The Hogenson's... The Hogenson family came from the Sogn og Fjord area near Lærdal, Norway. The family lived on farms in Borgund Parish and were "husmann" or renters. They were permitted to live on the farms small plots, but in payment for this right usually had to work so many days a year on the landlord's farm - sometimes up to 200 days a year. There were four "husmann" or sharecroppers on the Lyøsne Øvre farm. The four farms or "plasen" were called Lyøsne Øvre, Stuvene No. 1, Stuvene No. 2 and Sletten (which is the Hogenson ancestral home). Lyøsne Øvre may have been owned by a Danish noble or the State Church of Norway.
In the 1865 census, Haagen (Hogen) Knutson Lyøsne (born 1806) and his wife, Ingeborg Olsdatter (born 1809) lived on the Sletten "plas". Haagen was the son of Knut Sjurson Lyøsne and Sigrid Hakonsdatter. In 1833 he married Ingeborg, who was born on Voll. They were the parents of 10 children: Knut, Sigrid, Ola (the elder), Henrik, Hakon, Marta, Ingeborg, Ola (the younger), Kari and Durdei.
At the time of the 1865 census, 3 children were still living at home - Ola, age 20; Kari, age 16; and Durdei, age 14. Total livestock and grain inventory on Sletten then were: 4 cattle, 12 sheep, 4/5 tonne (a measurement) of barley and 3 tonne of potatoes. During the summer, Ingeborg and the other wives on the plassen would take the cattle and sheep up to Lyøsnedalen "seter" (mountain pasture) for summer grazing. Their husbands would come on the weekends to visit and carry down the cheese, butter and milk. Ingeborg took along her small spinning wheel. It was stated in the Lærdal history that she was very good at the art of spinning and weaving. It also noted that had not Haagen and Ingeborg been hard working and thrifty folks, they could not have raised such a large family on such a meager plas. In their later years they lived with their son, Ola (the younger), who had become a renter on southern Bjorkum. Haagen died in 1899 and Ingeborg some years earlier.
One of their older children, Henrik (Henry) Hogenson Lyøsne, was born in 1837. He married Mari (Marie) Hansdatter Kallevang. She was born March 18, 1839 to Hans Nilsson and his wife Barbara Einarsdatter Kallevang. Later her parents moved to Li. By 1865 they were living as renters at Arheim, part of the farm Øvre Kvamme in Borgund. But, like many other husmann in the farming areas of Norway, Henrik could see no future there. He went to America to find something better.
In April of 1871, the family left Lærdal Parish for America: Henrik, Mari, their 4 children - Ingeborg, age 9; Hogen, 6 1/2; Hans, 3 1/2; and Barbro, 1 - and Mari's parents - Hans Nilsson Li and his wife, Barbara Einarsdatter, both age 78. They went directly to the Owatonna area of Steele County, Minnesota where they lived and worked for 9 years. Three more children were born there. Mari's parents apparently died there, too. Henrik's sister, Marta, and his brother, Ola, (the elder) and his wife, Sigrid, also immigrated to America, according to the Lærdal register, but it is not known where they settled.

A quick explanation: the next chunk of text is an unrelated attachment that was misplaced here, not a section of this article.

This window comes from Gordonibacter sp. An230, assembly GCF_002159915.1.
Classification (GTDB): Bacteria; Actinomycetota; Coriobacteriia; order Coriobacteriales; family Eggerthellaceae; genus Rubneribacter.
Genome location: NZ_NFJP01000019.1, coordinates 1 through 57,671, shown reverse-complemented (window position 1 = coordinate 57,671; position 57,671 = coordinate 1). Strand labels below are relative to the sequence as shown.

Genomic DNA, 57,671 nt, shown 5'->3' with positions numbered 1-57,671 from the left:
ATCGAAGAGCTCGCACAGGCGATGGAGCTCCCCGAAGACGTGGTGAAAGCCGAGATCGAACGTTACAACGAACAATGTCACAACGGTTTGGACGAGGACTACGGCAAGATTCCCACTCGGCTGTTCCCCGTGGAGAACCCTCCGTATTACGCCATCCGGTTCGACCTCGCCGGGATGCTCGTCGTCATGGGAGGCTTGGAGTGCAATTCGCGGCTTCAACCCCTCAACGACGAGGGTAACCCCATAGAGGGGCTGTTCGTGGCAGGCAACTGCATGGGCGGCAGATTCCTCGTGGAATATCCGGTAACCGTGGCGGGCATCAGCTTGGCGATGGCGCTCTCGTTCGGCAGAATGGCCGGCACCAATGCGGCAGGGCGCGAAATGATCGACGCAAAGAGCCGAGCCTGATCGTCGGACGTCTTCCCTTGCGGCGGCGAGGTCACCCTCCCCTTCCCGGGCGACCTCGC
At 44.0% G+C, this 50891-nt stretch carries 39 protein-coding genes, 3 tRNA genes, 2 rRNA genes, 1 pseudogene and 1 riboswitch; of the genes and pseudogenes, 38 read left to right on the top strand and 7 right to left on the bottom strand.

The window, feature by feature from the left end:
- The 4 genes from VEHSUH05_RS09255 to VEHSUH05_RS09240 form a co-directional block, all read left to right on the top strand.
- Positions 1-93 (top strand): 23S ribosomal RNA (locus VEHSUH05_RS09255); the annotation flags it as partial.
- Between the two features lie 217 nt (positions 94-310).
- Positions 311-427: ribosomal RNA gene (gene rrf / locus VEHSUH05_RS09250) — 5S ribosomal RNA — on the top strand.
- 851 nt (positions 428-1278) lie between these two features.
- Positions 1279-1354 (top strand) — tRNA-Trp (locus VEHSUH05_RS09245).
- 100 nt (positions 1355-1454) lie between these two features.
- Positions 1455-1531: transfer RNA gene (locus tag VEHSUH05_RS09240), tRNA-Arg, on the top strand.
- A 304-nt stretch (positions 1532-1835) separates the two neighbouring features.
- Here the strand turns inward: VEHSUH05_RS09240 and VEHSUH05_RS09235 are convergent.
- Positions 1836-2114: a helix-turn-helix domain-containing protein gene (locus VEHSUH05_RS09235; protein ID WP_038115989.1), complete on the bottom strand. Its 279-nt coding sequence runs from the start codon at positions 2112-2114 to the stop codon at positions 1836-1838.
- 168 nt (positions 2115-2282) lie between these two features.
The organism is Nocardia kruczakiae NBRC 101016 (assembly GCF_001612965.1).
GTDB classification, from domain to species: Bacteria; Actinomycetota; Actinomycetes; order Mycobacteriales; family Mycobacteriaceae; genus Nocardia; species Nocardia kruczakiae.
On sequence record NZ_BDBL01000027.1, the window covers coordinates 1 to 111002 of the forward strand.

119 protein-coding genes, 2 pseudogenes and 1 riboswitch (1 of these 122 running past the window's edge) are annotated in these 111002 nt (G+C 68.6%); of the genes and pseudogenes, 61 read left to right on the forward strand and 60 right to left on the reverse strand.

In 1880, Henrik and Mari and their family, accompanied by their son-in-law, Jens Anderson (who married Ingeborg in 1878) and his family trekked northward to homestead. They went by oxen and wagon to a place in Walworth Township, Becker County - 3 miles east and 1/2 mile north of Ulen, Minnesota. When they arrived, Henrik built a dugout cellar for the family to live in. They were still living in it when the last two children were born in 1881 and 1883.
At Ulen, Mari became well known as a midwife and delivered most of the babies born northeast of Ulen for many years. She would stay and care for the new mother and child for some days after the birth. If needed, she would bring food and clothing from home to help out. Sometimes she received payment for her services, but most times not. Henrik and Mari lived on the homestead until about 1916 at which time they moved to an 80 acre tract across the road. The youngest son, Martin, took over the farm when they retired. Henrik died in July of 1921, Mari in May of 1927. Both were buried in the Bethlehem Lutheran Church Cemetary, north of Ulen. Their nine children were: Ingeborg, Hogen, Hans, Barbro, Nels, Olena, Edward, Anna and Martin.
Jens & Ingeborg Tinjum...Jens Anderson, as he was then known, worked in southern Minnesota for a number of years. In 1880, Jens and Ingeborg settled 4 1/2 miles east of Ulen, Minnesota. They had apparently planned to settle farther south but the land was all under water from spring flooding.
Life was hard on the prairie. Ingeborg milked the cows as well as doing all the other work of a pioneer woman. She made good use of her spinning wheel. Many times Jen had to seek employment away from the farm to make ends meet. Ingeborg was often left alone with the small children. She told about the Indians coming to the house asking for food. She would always give them something to eat. One time the Indians came looking for food and she didn't have anything to offer them. They became angry and started a fire a short distance from the house. Luckily the fire went out on its own.